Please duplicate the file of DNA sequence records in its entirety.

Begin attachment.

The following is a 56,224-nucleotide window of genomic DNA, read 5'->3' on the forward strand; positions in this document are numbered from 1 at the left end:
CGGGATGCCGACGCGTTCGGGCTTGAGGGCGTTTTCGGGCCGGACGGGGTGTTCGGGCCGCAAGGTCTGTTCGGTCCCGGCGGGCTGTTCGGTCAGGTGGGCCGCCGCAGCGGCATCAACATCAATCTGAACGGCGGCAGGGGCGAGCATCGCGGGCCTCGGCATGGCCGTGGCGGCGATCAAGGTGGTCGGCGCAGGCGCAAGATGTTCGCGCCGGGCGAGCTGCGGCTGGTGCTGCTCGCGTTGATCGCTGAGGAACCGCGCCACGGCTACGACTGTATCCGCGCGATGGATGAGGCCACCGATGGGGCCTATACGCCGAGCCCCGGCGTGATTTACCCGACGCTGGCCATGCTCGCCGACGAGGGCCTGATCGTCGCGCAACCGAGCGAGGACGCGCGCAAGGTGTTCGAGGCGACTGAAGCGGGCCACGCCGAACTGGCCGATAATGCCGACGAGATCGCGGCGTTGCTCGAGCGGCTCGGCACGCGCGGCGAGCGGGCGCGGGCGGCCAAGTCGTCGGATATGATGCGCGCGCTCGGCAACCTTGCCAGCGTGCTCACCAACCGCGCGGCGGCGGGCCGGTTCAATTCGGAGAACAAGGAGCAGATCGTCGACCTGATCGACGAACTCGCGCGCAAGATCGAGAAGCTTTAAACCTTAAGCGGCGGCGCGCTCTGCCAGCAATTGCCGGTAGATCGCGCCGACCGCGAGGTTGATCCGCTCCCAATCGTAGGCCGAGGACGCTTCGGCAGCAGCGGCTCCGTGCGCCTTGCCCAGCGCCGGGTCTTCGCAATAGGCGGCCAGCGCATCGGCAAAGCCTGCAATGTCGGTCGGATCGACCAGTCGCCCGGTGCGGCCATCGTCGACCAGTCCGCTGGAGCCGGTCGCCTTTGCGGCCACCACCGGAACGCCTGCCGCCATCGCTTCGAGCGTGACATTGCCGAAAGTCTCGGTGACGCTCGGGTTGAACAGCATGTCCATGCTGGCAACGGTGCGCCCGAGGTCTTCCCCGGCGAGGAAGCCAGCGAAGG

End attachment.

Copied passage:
The following is a 56,224-nucleotide window of genomic DNA, read 5'->3' on the forward strand; positions in this document are numbered from 1 at the left end:
CGGGATGCCGACGCGTTCGGGCTTGAGGGCGTTTTCGGGCCGGACGGGGTGTTCGGGCCGCAAGGTCTGTTCGGTCCCGGCGGGCTGTTCGGTCAGGTGGGCCGCCGCAGCGGCATCAACATCAATCTGAACGGCGGCAGGGGCGAGCATCGCGGGCCTCGGCATGGCCGTGGCGGCGATCAAGGTGGTCGGCGCAGGCGCAAGATGTTCGCGCCGGGCGAGCTGCGGCTGGTGCTGCTCGCGTTGATCGCTGAGGAACCGCGCCACGGCTACGACTGTATCCGCGCGATGGATGAGGCCACCGATGGGGCCTATACGCCGAGCCCCGGCGTGATTTACCCGACGCTGGCCATGCTCGCCGACGAGGGCCTGATCGTCGCGCAACCGAGCGAGGACGCGCGCAAGGTGTTCGAGGCGACTGAAGCGGGCCACGCCGAACTGGCCGATAATGCCGACGAGATCGCGGCGTTGCTCGAGCGGCTCGGCACGCGCGGCGAGCGGGCGCGGGCGGCCAAGTCGTCGGATATGATGCGCGCGCTCGGCAACCTTGCCAGCGTGCTCACCAACCGCGCGGCGGCGGGCCGGTTCAATTCGGAGAACAAGGAGCAGATCGTCGACCTGATCGACGAACTCGCGCGCAAGATCGAGAAGCTTTAAACCTTAAGCGGCGGCGCGCTCTGCCAGCAATTGCCGGTAGATCGCGCCGACCGCGAGGTTGATCCGCTCCCAATCGTAGGCCGAGGACGCTTCGGCAGCAGCGGCTCCGTGCGCCTTGCCCAGCGCCGGGTCTTCGCAATAGGCGGCCAGCGCATCGGCAAAGCCTGCAATGTCGGTCGGATCGACCAGTCGCCCGGTGCGGCCATCGTCGACCAGTCCGCTGGAGCCGGTCGCCTTTGCGGCCACCACCGGAACGCCTGCCGCCATCGCTTCGAGCGTGACATTGCCGAAAGTCTCGGTGACGCTCGGGTTGAACAGCATGTCCATGCTGGCAACGGTGCGCCCGAGGTCTTCCCCGGCGAGGAAGCCAGCGAAGG